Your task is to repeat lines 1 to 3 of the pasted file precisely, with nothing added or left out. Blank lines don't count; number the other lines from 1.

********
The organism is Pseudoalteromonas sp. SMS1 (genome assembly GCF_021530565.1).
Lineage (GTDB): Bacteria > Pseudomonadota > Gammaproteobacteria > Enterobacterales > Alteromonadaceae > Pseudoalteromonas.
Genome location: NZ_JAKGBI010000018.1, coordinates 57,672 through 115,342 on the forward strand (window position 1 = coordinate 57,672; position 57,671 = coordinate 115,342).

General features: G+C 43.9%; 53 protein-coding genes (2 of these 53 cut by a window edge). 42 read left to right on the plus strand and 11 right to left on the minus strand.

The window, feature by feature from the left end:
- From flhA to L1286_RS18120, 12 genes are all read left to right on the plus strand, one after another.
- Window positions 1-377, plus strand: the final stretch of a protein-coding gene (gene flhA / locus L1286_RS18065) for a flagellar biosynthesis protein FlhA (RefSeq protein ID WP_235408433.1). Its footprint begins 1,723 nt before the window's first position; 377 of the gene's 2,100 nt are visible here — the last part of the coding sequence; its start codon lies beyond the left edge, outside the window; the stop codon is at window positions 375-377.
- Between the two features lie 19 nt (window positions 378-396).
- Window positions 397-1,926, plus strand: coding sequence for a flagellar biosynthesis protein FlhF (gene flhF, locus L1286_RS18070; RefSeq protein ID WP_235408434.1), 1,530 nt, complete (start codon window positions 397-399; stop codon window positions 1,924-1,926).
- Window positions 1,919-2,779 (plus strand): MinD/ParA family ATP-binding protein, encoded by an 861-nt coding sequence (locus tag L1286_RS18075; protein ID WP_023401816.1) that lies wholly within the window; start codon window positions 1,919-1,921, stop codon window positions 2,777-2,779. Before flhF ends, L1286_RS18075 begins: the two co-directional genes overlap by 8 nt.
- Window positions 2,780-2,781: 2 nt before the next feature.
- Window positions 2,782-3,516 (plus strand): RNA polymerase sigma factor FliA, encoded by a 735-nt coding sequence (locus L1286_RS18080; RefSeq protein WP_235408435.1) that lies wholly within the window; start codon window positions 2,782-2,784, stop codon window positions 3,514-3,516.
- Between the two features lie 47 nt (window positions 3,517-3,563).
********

The organism is Pseudoalteromonas sp. SMS1 (genome assembly GCF_021530565.1).
Lineage (GTDB): Bacteria > Pseudomonadota > Gammaproteobacteria > Enterobacterales > Alteromonadaceae > Pseudoalteromonas.
Genome location: NZ_JAKGBI010000018.1, coordinates 57,672 through 115,342 on the forward strand (window position 1 = coordinate 57,672; position 57,671 = coordinate 115,342).